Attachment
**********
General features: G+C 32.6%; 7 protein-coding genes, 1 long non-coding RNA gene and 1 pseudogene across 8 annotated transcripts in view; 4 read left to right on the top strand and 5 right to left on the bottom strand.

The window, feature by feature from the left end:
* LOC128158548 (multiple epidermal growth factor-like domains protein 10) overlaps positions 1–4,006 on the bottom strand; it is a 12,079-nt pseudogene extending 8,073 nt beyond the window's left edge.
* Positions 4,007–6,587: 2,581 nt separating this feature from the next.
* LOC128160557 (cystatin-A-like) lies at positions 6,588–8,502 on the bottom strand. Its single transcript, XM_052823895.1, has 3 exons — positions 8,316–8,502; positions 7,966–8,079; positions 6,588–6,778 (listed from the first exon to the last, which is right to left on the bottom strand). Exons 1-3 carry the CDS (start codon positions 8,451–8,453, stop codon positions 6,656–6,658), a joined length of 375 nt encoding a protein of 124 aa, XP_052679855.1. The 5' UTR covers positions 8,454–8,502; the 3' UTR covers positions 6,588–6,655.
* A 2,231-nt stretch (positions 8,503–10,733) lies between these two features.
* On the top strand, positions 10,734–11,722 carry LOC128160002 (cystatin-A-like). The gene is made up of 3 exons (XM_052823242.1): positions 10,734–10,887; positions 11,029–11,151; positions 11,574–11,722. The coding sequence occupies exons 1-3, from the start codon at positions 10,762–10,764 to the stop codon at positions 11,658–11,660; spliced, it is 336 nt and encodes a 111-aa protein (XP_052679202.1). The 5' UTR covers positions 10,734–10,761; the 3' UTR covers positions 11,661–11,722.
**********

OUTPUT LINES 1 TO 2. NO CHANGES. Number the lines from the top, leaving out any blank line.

General features: G+C 32.6%; 7 protein-coding genes, 1 long non-coding RNA gene and 1 pseudogene across 8 annotated transcripts in view; 4 read left to right on the top strand and 5 right to left on the bottom strand.

The window, feature by feature from the left end: